Limerick is one of Ireland’s most haunted places. ANN MASSEY picks her favourite paranormal hotspots to visit.
Old Barnagh, Newcastle West, Limerick
In this small rural area is an old railway tunnel and in the tunnel wall is a face. The face of Sprid Na Barna (Spirit of Barnagh).
In the late 19th century a woman called Moll O’Shaughnessy lived in Barnagh.
A seemingly normal wife and mother, one night in a fit of rage she murdered her husband and child in cold blood.
Moll was tried and sentenced to death by being placed in a nail lined barrel and rolled from the top of the highest hill to the bottom.
She was seen long after her execution in various forms around Barnagh causing as much chaos and fear as she could.
Her murderous ways were not finished as one night in the tunnel she jumped on top of a horse being ridden by a lone horseman and during a struggle, he fell to his death.
Finally a holy man from the Parish of Athea was sent for and he gave her penance of emptying the Red Sea with a thimble full of holes.
Was that the last of her?
Locals will say differently.
Glin Castle, Glin, Limerick
Standing on the banks of the River Shannon Estuary is Glin Castle, over 700 years old and home to the Fitzgerald family and the Knights of Glin.
The 29th and last Knight of Glin, Desmond Fitzgerald died in September 2011 and the title was laid to rest with him.
The Castle is the subject of reported hauntings and poltergeist activity over a number of years.
Many of the hauntings are thought to be the souls of those who fell during the many battles on the site and still roam the 500 acre estate.
On the third floor of the castle, poltergeist activity witnessed has included lights flicking on and off and doors rapidly opening and closing.
A frayed rope was found hanging from a ceiling where a worker was killed some years previously when the rope on his safety harness snapped.
A builder called Henry appears on the staircase just to pass the time and the 20th Knight of Glin himself can be found sitting in his favourite chair.
Formerly used as a hotel, Glin Castle is still available for private hire if you can afford it!
St Katherine’s Abbey Ruins, Shanagolden, Limerick
Saint Katherine’s Augustinian Abbey was one of the first nunneries in Ireland, founded in 1298.
It is now just ruins, with the remains of the Abbey church and Refectory still evident.
It is believed that the last Abbess prior to the Abbey’s dissolution in 1541 practiced witchcraft in a room south of the Church, which became known as The Black Hag’s Cell.
The ruins themselves are haunted by the Countess of Desmond. The Earl and Countess were fleeing an assault and during their escape the Countess was wounded by an arrow.
Believing her to be dead, her husband buried his wife in haste beneath the altar at St Katherine’s.
The Countess regained consciousness only to find herself buried alive.
A shadowy figure is seen among the ruins and the Countess’s screams still ring out in the night as she cries for her husband to realise his mistake.
Castle Matrix, Rathkeale, Limerick
Castle Matrix is situated about a mile from the centre of town.
Built by the Fitzgerald Dynasty in 1420 for the seventh Earl of Desmond, the name itself is believed to derive from ‘Madres’, the triple-mother goddesses of the Pagan Celts.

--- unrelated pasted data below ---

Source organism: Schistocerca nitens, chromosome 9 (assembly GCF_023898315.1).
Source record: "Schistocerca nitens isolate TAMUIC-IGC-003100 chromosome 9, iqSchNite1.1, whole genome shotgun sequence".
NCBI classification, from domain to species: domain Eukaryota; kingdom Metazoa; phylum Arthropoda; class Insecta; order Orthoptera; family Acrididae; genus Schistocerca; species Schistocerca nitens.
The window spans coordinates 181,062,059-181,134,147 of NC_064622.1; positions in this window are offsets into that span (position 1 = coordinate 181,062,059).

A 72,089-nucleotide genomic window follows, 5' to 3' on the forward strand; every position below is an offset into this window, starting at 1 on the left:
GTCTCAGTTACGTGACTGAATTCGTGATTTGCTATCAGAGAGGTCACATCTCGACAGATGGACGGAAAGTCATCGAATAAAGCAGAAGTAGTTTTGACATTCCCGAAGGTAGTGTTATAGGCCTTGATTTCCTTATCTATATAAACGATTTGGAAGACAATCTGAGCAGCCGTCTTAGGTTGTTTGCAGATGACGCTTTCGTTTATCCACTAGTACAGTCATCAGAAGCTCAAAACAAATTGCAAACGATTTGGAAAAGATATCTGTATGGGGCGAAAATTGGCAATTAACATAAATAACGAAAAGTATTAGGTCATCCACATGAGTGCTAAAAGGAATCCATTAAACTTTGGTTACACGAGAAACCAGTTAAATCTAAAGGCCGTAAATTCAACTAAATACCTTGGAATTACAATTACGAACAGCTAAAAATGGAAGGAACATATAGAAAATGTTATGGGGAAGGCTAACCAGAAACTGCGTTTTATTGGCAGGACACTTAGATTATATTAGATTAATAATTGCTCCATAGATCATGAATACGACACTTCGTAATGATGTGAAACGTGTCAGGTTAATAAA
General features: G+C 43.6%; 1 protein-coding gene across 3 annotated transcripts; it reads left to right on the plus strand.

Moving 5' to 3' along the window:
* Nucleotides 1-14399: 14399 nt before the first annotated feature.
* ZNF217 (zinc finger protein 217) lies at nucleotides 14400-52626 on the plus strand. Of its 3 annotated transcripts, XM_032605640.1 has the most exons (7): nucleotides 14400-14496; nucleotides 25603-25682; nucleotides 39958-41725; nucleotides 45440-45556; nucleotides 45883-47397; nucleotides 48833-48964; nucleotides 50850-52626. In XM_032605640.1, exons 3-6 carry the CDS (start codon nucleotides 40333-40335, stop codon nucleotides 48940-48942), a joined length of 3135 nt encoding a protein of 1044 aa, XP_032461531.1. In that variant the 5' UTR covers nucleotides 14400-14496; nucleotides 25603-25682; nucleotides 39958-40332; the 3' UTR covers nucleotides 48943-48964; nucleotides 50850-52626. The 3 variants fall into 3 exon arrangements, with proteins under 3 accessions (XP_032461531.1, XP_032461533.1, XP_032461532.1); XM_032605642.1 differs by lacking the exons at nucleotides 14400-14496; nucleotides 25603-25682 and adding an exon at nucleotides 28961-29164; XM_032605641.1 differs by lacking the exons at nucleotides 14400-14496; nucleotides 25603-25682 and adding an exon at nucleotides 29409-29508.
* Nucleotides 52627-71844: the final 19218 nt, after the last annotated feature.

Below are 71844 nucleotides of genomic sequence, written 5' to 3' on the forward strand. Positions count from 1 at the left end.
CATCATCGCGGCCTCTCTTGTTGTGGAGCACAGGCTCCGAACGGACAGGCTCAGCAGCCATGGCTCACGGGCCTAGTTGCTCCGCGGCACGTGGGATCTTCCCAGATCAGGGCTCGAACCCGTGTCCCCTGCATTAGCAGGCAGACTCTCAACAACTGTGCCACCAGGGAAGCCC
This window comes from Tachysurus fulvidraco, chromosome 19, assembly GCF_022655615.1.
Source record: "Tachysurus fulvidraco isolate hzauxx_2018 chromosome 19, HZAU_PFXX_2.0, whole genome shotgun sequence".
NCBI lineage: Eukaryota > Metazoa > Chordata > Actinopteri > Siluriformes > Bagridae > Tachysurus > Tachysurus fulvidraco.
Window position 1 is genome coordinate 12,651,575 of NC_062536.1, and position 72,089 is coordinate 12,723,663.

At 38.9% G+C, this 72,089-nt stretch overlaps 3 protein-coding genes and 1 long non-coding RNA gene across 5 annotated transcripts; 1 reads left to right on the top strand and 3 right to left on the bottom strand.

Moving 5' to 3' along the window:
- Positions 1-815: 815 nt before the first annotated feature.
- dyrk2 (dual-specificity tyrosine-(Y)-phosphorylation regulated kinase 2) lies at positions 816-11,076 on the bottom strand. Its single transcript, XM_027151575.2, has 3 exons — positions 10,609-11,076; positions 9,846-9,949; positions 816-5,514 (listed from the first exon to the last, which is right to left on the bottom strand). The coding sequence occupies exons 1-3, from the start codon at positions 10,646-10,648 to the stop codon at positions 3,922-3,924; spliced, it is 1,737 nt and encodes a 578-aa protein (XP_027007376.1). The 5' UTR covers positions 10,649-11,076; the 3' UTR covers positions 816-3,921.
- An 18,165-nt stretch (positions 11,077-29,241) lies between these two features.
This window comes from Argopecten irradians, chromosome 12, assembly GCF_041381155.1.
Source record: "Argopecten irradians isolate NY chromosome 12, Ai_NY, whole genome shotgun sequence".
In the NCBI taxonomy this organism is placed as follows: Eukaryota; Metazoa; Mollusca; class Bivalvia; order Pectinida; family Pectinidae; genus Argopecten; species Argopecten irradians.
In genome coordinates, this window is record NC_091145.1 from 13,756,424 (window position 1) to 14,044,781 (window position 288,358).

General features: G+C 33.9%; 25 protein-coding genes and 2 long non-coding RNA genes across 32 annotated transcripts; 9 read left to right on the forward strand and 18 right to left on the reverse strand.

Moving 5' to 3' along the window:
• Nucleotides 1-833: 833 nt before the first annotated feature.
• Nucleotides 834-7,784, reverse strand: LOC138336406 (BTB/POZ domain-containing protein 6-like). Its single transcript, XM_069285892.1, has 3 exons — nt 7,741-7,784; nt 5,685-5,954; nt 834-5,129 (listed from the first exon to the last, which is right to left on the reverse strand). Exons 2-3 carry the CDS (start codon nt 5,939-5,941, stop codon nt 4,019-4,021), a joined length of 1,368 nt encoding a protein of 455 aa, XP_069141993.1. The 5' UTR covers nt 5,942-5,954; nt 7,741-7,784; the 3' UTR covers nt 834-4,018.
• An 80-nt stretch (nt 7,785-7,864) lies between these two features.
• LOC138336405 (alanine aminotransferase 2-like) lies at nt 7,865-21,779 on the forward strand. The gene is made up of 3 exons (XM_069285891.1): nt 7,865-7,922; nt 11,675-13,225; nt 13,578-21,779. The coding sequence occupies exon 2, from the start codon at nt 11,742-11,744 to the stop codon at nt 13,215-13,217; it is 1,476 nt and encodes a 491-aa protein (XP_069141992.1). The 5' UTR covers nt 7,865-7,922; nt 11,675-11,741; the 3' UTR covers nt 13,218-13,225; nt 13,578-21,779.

In 1487 the castle was owned by James, Ninth Earl of Desmond who was not a popular master among his servants.
On the 7th December his servants decided they would be rid of the Earl and together they brutally murdered him.
Upon hearing this, James’s brother Maurice avenged his death by executing every single servant they had.
Although Castle Matrix has been a family home for many years, James still haunts the castle to this day.
If you can find Castle Matrix and dare to knock on the door, you may be lucky enough that a member of the O’Driscoll family will show you around!
Desmond Castle and Hellfire Club, Askeaton, Limerick
As you follow the River Deel out of Rathkeale a short distance to Askeaton, in the centre of the river is an island and on it stand the remains of Desmond Castle.
The site of failed assaults by English Forces, the castle finally succumbed to Cromwell’s army in 1652, not without leaving many deaths in its wake. Beside the castle ruins stands what’s left of the Hellfire Club.
The Gentlemen’s’ club, like other Hellfire Clubs was a place of debauchery and many believed, dark practices and sacrifice.
These rumours were fuelled by the Friary being abandoned as soon as the Hellfire Club opened and remained so throughout the club’s 60 year history.
Whilst there are no specific documented hauntings here, a place this rich in history is still full of dark energy and that has to manifest somehow – right?!
Extra: Irish woman told to sell pigs by ghost in Limerick
Here’s an interesting article published in the Belfast Morning News, back on the 13 January 1862, titled “A Practical Method of Appeal from a Ghost”:
A woman in the County Limerick, not far from Einly, buried her husband a few months ago.
A knock came the door some night last month.
She asked who was there.
A hollow voice answered, “I’m your husband, whom you buried, and I am very miserable till my debts are paid. Sell the two pigs you have and sure have the money for me on such a night when I call.”
The poor ignorant woman did as he required, and felt happy at being able to meet his request, whether through fear or love (as he appeared with his shroud and pale face).
Between the first and second visit of the ghost, the poor woman went and told her story to the priest; he told her to have two policemen in the house when she would be giving the money.
Accordingly, after getting the money, the shrouded ghost came, and was arrested by the police and lodged in Limerick Jail.
This ghost turned out be a near neighbour who is godfather to one her children.